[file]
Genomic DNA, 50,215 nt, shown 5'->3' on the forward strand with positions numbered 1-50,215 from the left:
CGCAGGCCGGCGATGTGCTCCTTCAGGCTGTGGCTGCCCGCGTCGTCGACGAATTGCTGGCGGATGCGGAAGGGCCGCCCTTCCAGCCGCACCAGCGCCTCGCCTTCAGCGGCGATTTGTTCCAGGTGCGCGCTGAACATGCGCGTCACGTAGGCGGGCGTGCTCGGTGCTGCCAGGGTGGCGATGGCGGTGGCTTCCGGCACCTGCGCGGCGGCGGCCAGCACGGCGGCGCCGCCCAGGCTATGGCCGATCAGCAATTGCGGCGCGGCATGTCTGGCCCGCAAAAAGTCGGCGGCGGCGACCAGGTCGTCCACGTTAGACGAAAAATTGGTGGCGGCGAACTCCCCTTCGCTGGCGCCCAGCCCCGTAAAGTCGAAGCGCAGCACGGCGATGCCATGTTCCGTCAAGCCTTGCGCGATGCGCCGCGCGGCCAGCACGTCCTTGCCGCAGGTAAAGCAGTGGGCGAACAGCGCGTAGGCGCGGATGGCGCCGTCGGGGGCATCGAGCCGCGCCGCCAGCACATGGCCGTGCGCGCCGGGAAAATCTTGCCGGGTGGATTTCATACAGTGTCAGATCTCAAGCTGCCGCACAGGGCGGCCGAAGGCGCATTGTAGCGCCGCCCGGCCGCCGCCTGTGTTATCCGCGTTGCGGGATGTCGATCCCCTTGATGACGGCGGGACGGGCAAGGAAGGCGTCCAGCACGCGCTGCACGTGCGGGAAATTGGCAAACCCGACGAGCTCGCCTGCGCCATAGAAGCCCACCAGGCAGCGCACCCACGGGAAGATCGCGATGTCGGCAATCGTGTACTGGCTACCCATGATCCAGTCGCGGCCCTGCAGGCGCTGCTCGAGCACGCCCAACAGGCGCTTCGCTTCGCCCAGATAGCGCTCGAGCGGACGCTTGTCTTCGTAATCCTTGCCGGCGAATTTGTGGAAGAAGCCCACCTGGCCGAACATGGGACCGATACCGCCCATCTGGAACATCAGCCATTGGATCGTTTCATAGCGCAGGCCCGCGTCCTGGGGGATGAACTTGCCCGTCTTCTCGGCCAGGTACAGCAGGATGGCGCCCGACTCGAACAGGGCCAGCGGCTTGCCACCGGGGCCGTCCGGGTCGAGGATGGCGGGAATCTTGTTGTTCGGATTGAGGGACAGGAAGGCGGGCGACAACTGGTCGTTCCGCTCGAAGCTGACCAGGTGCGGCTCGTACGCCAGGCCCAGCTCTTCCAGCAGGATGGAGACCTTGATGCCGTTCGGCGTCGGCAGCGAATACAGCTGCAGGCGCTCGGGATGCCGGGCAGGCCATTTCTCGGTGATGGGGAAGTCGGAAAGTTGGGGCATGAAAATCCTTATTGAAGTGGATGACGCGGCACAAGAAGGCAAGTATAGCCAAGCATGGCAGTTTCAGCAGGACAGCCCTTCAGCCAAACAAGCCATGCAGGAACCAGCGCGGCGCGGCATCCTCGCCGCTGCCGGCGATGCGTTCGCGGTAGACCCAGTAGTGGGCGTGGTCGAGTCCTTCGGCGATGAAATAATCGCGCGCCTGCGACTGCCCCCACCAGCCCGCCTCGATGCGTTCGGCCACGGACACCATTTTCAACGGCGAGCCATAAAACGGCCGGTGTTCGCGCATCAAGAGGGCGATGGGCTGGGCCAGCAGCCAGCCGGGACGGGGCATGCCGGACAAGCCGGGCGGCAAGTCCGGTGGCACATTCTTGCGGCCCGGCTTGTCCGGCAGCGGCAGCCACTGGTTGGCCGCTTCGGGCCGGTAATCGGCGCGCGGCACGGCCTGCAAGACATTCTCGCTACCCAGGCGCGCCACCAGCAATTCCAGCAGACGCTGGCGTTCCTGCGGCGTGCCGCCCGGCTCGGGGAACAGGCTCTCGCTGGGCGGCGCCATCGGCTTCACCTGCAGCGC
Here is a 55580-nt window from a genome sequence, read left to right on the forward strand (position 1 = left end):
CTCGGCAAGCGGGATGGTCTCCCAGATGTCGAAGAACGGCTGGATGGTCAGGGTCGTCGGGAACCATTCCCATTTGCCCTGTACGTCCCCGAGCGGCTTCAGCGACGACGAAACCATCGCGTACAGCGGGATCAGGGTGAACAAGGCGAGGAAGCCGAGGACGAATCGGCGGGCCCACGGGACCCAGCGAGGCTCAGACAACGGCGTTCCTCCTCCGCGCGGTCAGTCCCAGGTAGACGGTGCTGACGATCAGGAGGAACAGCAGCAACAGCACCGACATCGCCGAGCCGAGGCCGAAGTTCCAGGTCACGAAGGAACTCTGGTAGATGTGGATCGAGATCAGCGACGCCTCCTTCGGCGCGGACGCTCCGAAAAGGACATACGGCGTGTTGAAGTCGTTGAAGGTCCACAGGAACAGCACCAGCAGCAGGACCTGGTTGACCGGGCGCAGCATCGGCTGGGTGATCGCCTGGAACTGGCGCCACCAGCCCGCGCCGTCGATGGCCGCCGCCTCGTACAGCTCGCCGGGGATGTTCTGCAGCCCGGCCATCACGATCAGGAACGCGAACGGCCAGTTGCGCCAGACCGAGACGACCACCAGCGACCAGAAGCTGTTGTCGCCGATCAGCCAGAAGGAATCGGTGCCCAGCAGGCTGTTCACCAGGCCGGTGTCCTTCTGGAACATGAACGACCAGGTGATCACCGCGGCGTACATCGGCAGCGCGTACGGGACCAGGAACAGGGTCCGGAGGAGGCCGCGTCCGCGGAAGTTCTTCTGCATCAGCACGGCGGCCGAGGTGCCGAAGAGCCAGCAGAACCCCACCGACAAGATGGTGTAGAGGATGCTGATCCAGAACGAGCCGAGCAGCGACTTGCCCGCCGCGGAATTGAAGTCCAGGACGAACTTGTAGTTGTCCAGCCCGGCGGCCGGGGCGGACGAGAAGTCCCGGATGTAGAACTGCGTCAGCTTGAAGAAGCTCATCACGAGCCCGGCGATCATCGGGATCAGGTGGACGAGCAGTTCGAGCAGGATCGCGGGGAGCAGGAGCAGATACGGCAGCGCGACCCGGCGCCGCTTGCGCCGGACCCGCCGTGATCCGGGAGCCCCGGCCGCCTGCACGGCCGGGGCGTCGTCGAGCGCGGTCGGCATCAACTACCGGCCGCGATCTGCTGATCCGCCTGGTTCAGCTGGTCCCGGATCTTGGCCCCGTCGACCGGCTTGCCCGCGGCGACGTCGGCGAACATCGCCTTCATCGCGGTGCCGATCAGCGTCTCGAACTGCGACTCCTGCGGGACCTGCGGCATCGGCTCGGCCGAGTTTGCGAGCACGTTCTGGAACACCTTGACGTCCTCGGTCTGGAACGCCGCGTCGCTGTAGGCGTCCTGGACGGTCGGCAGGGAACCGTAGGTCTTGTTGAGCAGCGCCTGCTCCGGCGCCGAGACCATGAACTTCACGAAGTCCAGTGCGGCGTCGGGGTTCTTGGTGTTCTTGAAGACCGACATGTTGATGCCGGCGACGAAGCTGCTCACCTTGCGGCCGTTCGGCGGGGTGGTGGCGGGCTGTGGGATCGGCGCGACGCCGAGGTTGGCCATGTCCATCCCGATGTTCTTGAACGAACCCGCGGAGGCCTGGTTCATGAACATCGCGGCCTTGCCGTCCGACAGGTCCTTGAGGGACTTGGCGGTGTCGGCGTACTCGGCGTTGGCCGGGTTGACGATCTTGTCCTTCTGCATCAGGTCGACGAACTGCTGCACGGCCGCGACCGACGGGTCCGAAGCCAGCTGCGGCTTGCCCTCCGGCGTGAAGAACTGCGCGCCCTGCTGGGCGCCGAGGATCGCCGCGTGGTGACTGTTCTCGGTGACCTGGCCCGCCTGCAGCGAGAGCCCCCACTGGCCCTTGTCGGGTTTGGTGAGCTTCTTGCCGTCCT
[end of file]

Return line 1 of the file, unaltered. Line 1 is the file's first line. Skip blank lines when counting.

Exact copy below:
Genomic DNA, 50,215 nt, shown 5'->3' on the forward strand with positions numbered 1-50,215 from the left: